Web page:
In January of 2019, California governor Gavin Newsom unveiled his “California for All” budget proposal, yet many in the state are feeling left out, including Clovis Community College.
After the passage of Proposition 51, the Public School Facility Bond in 2016, CCC has waited two and a half years for $26 million to be allocated as part of a $2 billion bond for community colleges across California.
The Clovis City Council recently sent a letter to the office of the governor in hopes to get his attention.
Newsom’s omission in January, and again in the May revise, continues to exacerbate the issue plaguing CCC: enrollment, and it is blowing up. With help from the 2016 Local State Center Community College District bond “Measure C,” CCC has $70 million aimed towards its goal of a Career Technical Education building and Career Technical Education short-term training programs to help expand the community college.
But, without the $26 million that was applied for in a competitive process, which included approving projects through the state chancellor’s office, CCC still finds its hands tied.
“We’ve spent the last three years developing curriculum and building Career Technical Education/short-term training programs to support our local community,” Director of Marketing & Communications Stephanie Babb said. “We need the governor to release these funds to support our local bond funds to expand our campus and to support our community. We can’t move forward on the building until we receive the $26 million.”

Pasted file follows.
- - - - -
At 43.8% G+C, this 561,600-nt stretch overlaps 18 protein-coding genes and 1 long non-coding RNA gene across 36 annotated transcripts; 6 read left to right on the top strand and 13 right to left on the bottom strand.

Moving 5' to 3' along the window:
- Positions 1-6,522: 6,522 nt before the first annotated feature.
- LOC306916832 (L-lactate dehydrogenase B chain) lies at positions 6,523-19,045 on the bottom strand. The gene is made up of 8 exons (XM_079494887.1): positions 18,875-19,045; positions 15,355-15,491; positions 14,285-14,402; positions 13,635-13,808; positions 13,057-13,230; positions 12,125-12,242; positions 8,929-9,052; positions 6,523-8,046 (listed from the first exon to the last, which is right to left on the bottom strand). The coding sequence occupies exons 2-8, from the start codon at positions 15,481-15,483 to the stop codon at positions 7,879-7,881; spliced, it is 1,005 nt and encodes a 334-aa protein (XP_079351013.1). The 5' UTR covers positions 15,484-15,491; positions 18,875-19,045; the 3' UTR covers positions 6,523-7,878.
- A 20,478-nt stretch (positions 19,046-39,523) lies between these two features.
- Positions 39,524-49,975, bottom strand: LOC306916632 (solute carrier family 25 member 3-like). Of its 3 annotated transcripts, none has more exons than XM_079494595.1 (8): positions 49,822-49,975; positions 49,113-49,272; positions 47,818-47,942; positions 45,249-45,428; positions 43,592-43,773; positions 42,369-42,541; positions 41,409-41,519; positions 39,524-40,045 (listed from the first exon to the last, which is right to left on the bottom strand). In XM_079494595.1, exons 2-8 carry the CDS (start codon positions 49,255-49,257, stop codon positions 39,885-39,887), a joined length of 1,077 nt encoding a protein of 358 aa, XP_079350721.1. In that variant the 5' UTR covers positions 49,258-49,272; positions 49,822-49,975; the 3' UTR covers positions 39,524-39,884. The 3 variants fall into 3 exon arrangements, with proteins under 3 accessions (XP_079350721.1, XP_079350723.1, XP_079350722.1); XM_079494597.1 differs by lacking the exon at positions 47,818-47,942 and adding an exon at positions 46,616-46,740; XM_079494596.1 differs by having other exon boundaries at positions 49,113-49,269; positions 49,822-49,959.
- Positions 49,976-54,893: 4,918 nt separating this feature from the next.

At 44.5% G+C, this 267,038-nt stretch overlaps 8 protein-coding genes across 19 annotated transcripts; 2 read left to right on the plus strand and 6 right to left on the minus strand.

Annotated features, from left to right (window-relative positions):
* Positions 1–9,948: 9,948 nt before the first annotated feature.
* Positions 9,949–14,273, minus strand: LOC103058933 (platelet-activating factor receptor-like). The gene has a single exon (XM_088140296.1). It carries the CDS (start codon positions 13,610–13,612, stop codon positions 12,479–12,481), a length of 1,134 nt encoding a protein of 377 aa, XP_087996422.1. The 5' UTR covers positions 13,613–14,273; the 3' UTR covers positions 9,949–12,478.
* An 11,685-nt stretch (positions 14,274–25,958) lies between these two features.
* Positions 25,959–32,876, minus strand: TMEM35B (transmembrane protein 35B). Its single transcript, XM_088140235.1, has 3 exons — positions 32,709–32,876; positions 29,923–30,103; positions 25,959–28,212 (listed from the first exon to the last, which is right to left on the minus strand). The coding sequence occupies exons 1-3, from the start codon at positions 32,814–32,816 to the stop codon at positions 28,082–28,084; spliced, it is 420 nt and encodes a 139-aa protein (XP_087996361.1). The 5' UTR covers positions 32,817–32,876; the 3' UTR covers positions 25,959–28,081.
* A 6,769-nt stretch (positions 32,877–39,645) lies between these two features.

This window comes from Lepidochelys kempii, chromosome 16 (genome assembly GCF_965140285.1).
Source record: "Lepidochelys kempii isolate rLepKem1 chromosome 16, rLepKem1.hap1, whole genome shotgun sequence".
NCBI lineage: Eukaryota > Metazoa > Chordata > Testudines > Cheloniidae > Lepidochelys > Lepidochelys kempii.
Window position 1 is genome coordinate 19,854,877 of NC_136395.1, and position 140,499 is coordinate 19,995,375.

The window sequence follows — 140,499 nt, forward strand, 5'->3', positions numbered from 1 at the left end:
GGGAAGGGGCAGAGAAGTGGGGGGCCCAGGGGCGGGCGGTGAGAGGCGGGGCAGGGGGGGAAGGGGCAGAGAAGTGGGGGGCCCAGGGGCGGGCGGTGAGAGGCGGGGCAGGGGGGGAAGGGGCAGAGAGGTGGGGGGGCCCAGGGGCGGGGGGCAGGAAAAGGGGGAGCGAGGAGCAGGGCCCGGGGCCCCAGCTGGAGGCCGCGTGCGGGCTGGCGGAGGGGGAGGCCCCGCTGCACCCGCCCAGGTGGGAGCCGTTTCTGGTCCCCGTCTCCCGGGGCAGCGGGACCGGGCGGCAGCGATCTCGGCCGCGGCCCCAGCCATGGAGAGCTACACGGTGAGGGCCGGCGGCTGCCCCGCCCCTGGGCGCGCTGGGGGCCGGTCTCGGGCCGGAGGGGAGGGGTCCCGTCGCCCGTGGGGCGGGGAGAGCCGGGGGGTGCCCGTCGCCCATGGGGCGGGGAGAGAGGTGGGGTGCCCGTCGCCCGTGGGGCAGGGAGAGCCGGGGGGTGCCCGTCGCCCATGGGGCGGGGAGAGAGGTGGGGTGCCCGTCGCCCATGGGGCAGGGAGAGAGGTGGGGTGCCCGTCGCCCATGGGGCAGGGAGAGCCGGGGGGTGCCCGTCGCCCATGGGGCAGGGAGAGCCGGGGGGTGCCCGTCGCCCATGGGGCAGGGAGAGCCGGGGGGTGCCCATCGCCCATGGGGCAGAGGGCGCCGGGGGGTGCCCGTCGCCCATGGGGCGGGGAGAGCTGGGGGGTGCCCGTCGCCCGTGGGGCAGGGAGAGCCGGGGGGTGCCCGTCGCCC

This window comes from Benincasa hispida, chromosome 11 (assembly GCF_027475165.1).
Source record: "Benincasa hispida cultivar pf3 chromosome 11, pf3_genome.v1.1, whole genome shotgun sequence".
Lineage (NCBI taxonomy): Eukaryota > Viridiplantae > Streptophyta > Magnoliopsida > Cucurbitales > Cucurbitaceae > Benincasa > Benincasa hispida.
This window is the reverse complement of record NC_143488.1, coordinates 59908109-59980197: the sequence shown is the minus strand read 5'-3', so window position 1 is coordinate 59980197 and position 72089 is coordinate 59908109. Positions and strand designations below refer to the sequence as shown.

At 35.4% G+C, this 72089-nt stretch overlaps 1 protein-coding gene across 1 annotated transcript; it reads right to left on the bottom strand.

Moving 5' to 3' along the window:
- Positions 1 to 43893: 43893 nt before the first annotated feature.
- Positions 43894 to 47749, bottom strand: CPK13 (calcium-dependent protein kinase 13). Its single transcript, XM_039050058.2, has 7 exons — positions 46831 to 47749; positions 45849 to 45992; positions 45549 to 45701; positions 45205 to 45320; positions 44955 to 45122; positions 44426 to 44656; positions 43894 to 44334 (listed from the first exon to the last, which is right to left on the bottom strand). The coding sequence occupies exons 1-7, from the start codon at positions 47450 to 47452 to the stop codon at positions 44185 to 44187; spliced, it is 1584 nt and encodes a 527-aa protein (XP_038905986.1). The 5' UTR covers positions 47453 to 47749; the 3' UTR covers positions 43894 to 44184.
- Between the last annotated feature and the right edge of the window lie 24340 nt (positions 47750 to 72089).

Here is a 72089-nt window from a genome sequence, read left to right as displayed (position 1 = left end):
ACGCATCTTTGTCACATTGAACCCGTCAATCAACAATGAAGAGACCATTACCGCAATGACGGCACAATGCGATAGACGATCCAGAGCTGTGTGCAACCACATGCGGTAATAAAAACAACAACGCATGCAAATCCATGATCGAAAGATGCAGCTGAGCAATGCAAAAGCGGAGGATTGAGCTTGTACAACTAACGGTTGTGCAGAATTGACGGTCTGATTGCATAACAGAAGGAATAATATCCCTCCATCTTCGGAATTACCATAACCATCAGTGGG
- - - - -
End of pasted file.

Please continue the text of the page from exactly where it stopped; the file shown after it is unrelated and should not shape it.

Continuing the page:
As the class sizes grow, so does the curriculum, but without the funding it’s hard to keep up the progress.
“It’s essential because here at Clovis Community College, we have already outgrown all of our space. We’ve exceeded our original 10-year master plan growth estimate,” Babb said. “We’ve had 61 percent growth of students from 2012 to 2019 and, currently, we’re serving over 12,000 students annually.”
At CCC’s inaugural commencement back in 2016, they awarded 405 degrees and in 2019, more than 1700.
Luckily for CCC, they have a chance to get the money from Prop 51 if Newsom adds it to his budget in June. CCC President Dr. Lori Bennett and others went in front of the Clovis City Council earlier this week to shine a light on the issue.
“After hearing the information, they did vote to submit a letter to the governor to urge him to include that 26 million in state funding into the budget before it is signed in June,” Babb said.
Members, including Jim Patterson, Patricia Bates and Rudy Salas, were a part of the 10 signatures on the letter.
While CCC is moving in the right direction to get the full funding from the statewide proposition, the state’s sluggish response to the proposition funding has created a backlog of other programs in a similar position.
Attached to the letter sent to the Newsom’s office shows 60 different cases, including a technology building remodel in Butte or an instructional building replacement in Compton, being forgotten, squandering a chance to promote jobs and help build an educated workforce within the community.
To make the issue worse, the state has abandoned its facilities program that allocates resources based on a formula identifying high-need projects.
Newsom’s “California for All” budget might be intended to benefit the people of California, but if their votes aren’t honored, who does it really serve?
Read the letter here: Budget-Request_CommunityCollege_Prop51_04.09.2019